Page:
Visual field testing is an important tool in the diagnosis and management of glaucoma. It is used to:

  • Confirm that glaucoma has affected the visual function
  • Evaluate the severity of the disease
  • Monitor progression of the disease

The Humphrey Field Analyzer is a wheelchair accessible, diagnostic tool used to examine a patient's visual field. It is the recognized standard of care for early diagnosis and management of ocular diseases resulting in visual field loss.

Why we use the Humphrey Field Analyzer:

  • The Humphrey Field Analyzer has been shown to be extremely accurate
  • Early Glaucoma Detection: this technology has been shown to provide earlier detection of vision loss due to glaucoma
  • The Humphrey Field Analyzer measures visual fields in as little as two minutes


This specialized software allows us to statistically interpret data from the visual field analyzer.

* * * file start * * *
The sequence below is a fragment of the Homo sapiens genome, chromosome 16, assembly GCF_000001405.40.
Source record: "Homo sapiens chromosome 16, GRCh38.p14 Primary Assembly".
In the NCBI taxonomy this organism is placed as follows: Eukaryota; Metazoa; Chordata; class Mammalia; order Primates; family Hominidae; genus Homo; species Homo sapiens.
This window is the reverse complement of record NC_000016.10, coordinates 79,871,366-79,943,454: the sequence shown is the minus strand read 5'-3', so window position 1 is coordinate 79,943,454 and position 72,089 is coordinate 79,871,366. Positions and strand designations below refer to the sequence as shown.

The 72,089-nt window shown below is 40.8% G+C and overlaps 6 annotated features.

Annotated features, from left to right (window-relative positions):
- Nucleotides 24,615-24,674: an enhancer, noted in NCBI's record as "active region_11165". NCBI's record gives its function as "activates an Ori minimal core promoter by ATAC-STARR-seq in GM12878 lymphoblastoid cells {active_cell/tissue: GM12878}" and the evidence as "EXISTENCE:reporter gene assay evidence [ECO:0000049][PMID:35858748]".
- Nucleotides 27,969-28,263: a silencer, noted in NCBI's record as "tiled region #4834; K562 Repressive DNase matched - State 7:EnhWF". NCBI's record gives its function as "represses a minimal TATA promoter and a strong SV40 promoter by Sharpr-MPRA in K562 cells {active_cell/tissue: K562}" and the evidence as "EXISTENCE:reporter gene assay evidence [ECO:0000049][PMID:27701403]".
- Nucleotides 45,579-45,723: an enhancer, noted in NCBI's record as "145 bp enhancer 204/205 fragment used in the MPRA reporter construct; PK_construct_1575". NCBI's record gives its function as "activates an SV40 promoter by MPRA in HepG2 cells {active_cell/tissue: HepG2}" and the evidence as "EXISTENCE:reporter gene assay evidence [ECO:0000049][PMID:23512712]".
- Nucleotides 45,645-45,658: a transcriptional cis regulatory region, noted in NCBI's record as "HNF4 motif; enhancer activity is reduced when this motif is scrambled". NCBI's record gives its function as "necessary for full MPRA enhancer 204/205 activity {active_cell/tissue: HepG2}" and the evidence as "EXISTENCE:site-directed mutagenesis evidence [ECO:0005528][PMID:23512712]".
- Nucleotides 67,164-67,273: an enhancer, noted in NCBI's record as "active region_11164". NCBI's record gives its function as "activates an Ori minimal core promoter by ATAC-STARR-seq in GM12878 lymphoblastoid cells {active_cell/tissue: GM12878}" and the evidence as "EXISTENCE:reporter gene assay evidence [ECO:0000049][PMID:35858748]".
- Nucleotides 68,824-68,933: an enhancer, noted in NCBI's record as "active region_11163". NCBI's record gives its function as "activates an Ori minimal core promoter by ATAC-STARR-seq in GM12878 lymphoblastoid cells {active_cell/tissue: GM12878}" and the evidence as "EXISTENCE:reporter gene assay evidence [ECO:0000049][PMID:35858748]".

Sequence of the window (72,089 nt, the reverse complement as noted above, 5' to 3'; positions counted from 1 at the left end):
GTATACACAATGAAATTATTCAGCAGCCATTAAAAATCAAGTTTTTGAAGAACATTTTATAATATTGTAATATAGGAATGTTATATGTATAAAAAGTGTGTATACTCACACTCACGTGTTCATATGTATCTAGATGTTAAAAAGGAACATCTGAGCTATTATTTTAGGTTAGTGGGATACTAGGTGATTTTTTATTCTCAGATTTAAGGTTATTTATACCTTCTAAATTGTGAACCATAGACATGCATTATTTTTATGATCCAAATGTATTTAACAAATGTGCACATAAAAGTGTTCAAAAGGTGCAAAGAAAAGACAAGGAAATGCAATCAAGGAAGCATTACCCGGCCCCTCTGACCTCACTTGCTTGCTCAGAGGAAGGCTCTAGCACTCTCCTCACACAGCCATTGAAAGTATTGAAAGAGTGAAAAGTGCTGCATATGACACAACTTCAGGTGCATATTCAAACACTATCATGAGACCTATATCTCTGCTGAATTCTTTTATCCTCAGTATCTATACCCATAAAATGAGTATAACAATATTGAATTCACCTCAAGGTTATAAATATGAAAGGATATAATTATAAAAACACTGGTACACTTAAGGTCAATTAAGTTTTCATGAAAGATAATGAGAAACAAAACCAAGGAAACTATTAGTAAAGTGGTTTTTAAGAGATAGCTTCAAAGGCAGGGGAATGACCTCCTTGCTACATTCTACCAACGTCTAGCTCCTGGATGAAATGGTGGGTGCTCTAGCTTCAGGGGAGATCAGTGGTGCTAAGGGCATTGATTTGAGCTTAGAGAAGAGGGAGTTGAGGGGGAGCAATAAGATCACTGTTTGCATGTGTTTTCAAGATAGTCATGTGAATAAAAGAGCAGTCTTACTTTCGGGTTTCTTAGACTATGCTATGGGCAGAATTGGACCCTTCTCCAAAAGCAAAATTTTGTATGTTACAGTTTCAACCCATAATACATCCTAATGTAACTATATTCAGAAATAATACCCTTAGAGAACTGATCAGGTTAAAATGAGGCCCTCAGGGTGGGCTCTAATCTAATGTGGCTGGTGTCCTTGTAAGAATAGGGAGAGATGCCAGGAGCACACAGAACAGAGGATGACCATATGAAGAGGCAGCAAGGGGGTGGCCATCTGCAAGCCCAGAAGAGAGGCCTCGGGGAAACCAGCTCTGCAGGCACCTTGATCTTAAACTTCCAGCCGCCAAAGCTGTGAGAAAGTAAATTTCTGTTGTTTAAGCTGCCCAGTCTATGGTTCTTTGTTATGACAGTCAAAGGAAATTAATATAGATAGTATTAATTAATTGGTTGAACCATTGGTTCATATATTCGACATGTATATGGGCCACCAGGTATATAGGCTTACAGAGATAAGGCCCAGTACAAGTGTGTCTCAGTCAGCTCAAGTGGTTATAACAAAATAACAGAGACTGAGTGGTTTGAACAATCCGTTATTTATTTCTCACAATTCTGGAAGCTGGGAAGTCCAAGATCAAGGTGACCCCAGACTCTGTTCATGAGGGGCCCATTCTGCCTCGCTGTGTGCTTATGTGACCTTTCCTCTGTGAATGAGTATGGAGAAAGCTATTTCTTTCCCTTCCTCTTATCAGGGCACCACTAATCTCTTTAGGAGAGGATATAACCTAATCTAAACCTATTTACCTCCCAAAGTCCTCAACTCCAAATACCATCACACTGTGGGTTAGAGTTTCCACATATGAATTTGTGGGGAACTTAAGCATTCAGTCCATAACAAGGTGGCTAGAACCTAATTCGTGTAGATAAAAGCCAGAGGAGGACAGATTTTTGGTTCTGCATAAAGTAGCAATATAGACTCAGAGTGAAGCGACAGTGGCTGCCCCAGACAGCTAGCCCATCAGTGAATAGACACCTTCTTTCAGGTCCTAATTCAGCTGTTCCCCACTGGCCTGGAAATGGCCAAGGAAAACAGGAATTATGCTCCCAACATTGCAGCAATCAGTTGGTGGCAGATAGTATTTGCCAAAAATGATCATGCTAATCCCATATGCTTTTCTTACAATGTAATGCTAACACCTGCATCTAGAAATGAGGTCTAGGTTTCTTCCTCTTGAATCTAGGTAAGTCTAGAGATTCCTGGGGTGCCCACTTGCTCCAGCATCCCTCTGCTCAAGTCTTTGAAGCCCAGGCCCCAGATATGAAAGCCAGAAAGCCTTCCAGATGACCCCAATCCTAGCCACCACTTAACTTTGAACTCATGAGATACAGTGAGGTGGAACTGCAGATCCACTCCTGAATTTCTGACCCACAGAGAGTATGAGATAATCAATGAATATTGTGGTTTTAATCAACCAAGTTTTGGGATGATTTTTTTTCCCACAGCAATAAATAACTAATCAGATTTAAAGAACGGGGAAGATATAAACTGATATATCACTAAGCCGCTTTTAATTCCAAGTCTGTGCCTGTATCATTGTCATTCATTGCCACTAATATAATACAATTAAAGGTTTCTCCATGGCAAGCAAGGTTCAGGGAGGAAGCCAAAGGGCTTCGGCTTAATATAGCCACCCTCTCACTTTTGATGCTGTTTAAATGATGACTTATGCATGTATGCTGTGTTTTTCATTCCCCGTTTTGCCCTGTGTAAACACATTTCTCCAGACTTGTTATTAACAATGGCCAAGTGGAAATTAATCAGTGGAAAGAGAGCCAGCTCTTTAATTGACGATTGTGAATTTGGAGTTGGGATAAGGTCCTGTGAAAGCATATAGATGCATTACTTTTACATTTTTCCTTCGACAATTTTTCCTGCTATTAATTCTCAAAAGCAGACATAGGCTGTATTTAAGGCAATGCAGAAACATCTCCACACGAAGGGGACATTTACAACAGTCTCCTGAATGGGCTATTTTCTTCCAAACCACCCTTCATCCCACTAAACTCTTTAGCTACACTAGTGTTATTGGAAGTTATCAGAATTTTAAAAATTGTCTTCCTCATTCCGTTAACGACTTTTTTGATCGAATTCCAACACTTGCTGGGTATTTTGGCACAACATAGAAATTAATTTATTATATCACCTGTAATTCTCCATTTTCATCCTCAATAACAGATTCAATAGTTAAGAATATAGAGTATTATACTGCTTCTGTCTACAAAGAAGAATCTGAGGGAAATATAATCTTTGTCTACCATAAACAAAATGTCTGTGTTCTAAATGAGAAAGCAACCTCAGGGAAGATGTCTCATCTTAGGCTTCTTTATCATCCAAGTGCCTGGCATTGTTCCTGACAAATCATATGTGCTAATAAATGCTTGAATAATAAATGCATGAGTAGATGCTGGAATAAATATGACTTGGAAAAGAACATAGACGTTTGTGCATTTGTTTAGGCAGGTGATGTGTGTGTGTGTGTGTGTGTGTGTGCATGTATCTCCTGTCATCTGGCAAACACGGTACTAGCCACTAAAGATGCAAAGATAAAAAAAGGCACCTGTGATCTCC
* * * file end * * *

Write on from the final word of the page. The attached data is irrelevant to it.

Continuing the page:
Visual field testing (VFT) and analysis with PeriData software allows Dr. Benjamin to utilize unique statistical methods for analyzing the visual field performance in patients with glaucoma.

Why we use PeriData:

  • Transmission of data from the perimeter to the program PeriData
  • Visualization by informative graphics and analysis, which helps patients understand their diagnosis, treatment and outcome
  • Integration into our electronic medical records
  • Colored maps help with defect recognition
  • Intelligent statistical analysis helps us to distinguish normal and pathological visual fields, stable courses, and negative trends

The Ocular Blood Flow Analyzer

Ocular blood flow analysis records valuable information about the dynamics of the eye's vascular network. With this data, we can detect new cases earlier and improve our ability to monitor and manage our current glaucoma patients.

Why we use Ocular Flow Analyzer:

  • The OBFA assists in the management and detection of other circulatory abnormalities involving diabetes, retinal and carotid disorders.